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Lawmakers consider slowing Virginia foreclosure process
The database has been widely criticized for gaps and errors, and the rise of MERS has been blamed for fueling the nation's mortgage mess, critics say.
Del. Robert G. Marshall (R-Prince William) said he filed the bill slated for consideration Monday because the current system has left title to foreclosed properties under a cloud. A hearing on the measure will take place on the holiday commemorating Martin Luther King Jr.
Marshall's bill would prevent the industry from bypassing county land records when mortgages are transferred, and require lenders and investors to file documents in the land records documenting the chain of title before foreclosing.
"The aim is to give confidence to the American public that the title they have is a good title and its not being frittered away by a bunch . . . on Wall Street who couldn't give a rat's foot about them," Marshall said.
Asked for comment on the bill, MERS spokeswoman Karmela Lejarde said by e-mail that the company is reviewing it.
Del. David B. Albo (R-Fairfax), who chairs the Courts of Justice Committee, said by e-mail that in some cases Marshall's bill "would bar foreclosure all together" because it might be impossible to reconstruct and record every link in the chain of title to a loan that has changed hands repeatedly. The bill could hurt anyone whose investment funds include mortgages, he said, because "there is no way to kick the non-paying homeowner out of the house and get someone else in it who will pay."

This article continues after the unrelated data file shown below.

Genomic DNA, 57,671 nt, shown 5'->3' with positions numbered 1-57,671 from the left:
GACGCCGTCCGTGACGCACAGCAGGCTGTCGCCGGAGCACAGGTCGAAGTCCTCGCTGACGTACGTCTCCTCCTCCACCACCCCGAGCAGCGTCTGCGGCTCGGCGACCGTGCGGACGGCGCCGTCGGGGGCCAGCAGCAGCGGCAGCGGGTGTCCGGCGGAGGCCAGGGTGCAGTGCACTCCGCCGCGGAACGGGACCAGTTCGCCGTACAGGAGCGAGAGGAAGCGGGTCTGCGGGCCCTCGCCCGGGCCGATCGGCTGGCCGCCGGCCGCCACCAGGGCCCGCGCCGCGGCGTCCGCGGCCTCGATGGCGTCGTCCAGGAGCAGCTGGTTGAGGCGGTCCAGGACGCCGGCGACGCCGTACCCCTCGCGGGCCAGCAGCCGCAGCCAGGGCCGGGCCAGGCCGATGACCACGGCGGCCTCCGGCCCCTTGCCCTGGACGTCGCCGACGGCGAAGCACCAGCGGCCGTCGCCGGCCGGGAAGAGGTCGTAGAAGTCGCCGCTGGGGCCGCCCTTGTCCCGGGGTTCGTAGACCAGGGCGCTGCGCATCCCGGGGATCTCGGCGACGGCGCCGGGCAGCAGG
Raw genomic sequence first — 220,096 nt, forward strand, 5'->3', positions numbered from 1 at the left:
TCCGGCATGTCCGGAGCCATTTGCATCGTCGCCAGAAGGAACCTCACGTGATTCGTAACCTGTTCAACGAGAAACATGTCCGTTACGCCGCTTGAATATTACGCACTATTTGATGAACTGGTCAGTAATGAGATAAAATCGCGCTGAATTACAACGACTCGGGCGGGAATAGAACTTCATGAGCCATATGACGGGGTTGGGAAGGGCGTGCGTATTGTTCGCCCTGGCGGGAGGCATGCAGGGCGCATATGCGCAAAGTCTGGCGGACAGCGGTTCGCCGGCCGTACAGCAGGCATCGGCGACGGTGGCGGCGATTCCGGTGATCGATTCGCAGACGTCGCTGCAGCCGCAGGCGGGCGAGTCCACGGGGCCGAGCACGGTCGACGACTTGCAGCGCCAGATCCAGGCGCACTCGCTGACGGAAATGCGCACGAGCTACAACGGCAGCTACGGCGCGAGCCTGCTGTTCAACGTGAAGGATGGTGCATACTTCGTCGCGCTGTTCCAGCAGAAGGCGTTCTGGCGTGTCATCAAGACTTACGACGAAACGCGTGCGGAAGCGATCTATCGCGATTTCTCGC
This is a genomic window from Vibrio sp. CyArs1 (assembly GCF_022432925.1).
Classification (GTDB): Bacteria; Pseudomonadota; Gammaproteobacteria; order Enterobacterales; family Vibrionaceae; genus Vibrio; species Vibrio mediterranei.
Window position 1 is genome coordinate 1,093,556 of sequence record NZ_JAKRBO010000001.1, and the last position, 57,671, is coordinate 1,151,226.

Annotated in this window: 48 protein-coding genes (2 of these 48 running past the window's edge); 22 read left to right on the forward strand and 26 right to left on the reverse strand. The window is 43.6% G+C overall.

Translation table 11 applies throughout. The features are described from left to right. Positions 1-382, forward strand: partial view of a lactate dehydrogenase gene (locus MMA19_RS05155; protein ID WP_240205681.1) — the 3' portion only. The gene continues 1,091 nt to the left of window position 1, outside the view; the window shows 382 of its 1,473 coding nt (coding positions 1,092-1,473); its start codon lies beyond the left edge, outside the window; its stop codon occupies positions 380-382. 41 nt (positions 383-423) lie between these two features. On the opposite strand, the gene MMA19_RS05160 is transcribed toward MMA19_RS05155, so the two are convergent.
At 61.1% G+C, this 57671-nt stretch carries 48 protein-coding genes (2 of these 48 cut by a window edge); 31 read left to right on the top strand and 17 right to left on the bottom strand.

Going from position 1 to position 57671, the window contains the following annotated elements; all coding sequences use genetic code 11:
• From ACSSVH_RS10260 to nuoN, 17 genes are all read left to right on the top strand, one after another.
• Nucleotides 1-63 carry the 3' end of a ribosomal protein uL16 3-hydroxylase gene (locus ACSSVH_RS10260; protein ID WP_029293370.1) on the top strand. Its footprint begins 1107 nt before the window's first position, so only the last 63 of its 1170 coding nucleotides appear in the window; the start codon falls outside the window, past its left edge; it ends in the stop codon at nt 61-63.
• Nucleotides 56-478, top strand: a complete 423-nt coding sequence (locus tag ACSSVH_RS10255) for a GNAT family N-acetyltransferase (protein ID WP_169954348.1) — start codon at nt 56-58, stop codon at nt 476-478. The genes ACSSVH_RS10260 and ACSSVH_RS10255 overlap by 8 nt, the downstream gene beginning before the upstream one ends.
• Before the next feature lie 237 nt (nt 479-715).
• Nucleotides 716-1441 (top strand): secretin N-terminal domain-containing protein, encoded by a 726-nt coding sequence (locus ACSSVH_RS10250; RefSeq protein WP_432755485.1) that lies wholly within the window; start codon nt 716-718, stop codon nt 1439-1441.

House Speaker William J. Howell (R-Stafford), who has served on the board of a Virginia bank, said the type of filing requirements that Marshall has proposed would probably slow the mortgage market. Howell also opposed requiring lenders to foreclose through the courts, saying, "I think the process in Virginia has served both the creditors and the borrowers well."
In the Senate, A. Donald McEachin (D-Richmond) has proposed that the state switch to court-supervised foreclosures.
"We don't deprive people of their life nor do we deprive them of their liberty without due process and having access to the court system, so it seems odd to me that we would allow their homes to be taken . . . without that same sort of due process," McEachin said.McEachin is scheduled to appear with Marshall at a news conference Monday, and Marshall said the two have found common ground on the mortgage issue despite being "polar opposites on social issues."
Maryland's foreclosure process was once similar to Virginia's, but in recent years Maryland has added protections for homeowners. As of Friday morning, no bills on mortgages or foreclosures had been introduced in the new legislative session.
Sen. Brian E. Frosh (D-Montgomery), who chairs the Judicial Proceedings Committee, said he was preparing a bill to give homeowners better information about the holders of their mortgages so they would know who to deal with when facing foreclosure.
"If somebody tells you that the owner of your mortgage is a faceless electronic company, there's nobody to talk to, nobody to deal with, and you almost guarantee foreclosure," he said.